But there is something of a puzzle here. The Bank of Portugal calls the new "good bank" Banco Novo, or "New Bank", and seems to expect it to remain intact for the foreseeable future. But the European Commission calls it the Bridge Bank, and describes it as a "temporary credit institution". The reason appears to be the different objectives of the two institutions: the Bank of Portugal is primarily concerned with preserving financial stability and ensuring that BES customers suffer as little disruption as possible, whereas the European Commission is primarily concerned with minimising the impact of this bailout on the fragile finances of the Portuguese state.
The problem is the approach to funding the "good bank". Banco Novo (or Bridge Bank) is to be provided with capital to the tune of E4.9bn from the Bank Resolution Fund. But the Resolution Fund actually doesn't have this money or anything like it. So the Portuguese state will lend it E4.4bn from funds already earmarked for bank recapitalisation - that's around 2/3 of the earmarked funds. Earmarked it may be, but it is still public debt: unless it can be refinanced with private sector money VERY fast, the Bank of Portugal's statement that capitalising the new bank "does not entail cost to the public purse" is not remotely realistic.
The Bank of Portugal describes this loan as "temporary and replaceable with bank loans". I would like to know how long is "temporary" and which banks would replace the loans. But the European Commission has a different view of the means by which the loan will be repaid:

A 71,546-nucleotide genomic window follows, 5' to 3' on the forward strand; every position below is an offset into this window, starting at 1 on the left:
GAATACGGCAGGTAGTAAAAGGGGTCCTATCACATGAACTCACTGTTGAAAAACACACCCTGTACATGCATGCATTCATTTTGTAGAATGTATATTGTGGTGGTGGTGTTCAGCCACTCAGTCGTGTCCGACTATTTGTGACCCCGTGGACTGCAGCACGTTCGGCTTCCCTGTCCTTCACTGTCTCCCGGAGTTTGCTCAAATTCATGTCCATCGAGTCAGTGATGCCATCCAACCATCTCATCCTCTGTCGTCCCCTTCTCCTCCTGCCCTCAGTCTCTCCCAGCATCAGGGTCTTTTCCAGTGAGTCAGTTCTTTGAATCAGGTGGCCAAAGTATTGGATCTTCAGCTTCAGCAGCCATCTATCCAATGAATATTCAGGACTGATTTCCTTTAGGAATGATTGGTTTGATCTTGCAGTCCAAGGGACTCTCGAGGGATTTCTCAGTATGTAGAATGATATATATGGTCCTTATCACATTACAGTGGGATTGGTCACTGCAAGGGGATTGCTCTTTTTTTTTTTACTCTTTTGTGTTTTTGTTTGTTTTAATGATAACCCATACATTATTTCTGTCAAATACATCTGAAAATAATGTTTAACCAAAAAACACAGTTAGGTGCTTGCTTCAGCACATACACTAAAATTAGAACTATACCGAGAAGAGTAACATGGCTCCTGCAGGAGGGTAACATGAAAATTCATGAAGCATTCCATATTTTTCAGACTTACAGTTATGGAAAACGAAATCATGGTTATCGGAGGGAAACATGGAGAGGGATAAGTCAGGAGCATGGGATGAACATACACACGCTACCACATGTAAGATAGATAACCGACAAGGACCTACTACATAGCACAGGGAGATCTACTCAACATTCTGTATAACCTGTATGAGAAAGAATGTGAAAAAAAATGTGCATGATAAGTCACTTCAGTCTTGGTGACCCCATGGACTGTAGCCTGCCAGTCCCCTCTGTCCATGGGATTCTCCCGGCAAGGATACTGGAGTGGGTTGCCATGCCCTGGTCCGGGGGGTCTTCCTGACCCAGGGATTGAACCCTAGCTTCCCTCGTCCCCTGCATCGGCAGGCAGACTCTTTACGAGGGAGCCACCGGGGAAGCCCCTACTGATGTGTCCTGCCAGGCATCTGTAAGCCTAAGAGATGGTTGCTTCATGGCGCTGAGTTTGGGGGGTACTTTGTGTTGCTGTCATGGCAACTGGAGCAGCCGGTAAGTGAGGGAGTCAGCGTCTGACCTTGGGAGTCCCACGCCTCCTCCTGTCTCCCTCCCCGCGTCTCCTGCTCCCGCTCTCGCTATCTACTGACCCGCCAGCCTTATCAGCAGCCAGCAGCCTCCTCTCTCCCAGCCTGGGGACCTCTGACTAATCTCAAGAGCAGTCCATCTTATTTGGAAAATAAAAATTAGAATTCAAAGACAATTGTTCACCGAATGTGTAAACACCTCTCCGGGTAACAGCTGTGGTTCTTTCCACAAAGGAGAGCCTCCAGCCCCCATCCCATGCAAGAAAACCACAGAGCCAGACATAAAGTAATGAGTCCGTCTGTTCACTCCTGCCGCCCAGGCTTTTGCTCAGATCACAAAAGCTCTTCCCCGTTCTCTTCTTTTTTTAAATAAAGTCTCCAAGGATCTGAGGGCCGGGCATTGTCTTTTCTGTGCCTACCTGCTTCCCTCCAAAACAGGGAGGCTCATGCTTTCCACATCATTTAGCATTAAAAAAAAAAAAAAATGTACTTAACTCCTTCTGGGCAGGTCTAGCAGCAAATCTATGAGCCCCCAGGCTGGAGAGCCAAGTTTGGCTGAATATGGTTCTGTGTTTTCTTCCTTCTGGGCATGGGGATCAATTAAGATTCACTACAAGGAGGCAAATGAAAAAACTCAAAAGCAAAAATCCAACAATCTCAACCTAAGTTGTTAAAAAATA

Portugal's Resolution Fund will provide EUR 4,9 billion as capital to the Bridge Bank. To this end, the Resolution Fund will receive a EUR 4.4 billion loan from the Portuguese State. This loan will be primarily reimbursed by the proceeds of the sale of assets of the Bridge Bank.It seems that the Commission expects the "good bank" to be broken up and sold piecemeal. Oh dear. Clearly there will have to be some negotiation about this.
But the funding of the "good bank", confused though it is, at least should be adequate to allow the new bank to operate. And if a buyer could be found for the whole thing, or a successful flotation achieved, then the loan could be paid off without breaking up the bank. This has to be the best solution for BES's customers. So the fact that the Commission has not recommended this just shows how narrow its focus is. Never mind the people affected, worry about state finances. Hmm.
To my mind the bigger problem is the inadequate funding of the "bad bank". Both the Bank of Portugal and the European Commission assume that once the good assets and senior debt have been removed to the new bank, the remaining shareholders' funds and subordinated debt will be sufficient to enable BES to be wound up without further funding. I'm afraid this is a very dangerous assumption. The Board of BES made it clear in the half year results that the extent of BES's exposure to ES Group liabilities is unknown and considerable risks remain: it seems likely that there will be more losses, possibly very large ones. The final bill could be far higher than the combined shareholders' funds and subordinated debt. But neither the Bank of Portugal nor the European Commission has considered the effect on Portuguese state finances of the "bad bank" BES incurring losses in excess of the value of shareholders' funds and subordinated debt. Protecting senior creditors could turn out to be a very bad decision.
And the decision to rescue BES fails to address the problem I raised in my previous posts about BES (see reading list below), namely the moral hazard that setting such a precedent creates for non-bank conglomerates with embedded banks. Yes, those responsible for the failure of BES may face litigation at some point. But from the record of the last few years, I am not hopeful that it will succeed. And even if it does, I doubt if the amounts recovered will in any way offset the losses suffered - ultimately, I suspect, by Portuguese taxpayers. I stand by what I said in my most recent Pieria post. Those who brought down BES will walk away with the proceeds, and ordinary people will pay.
Banco Espirito Santo: a Portuguese disaster, not a European crisis
Espirito Santo: complexity, opacity and moral hazard
How to rip off a bank, Espirito Santo style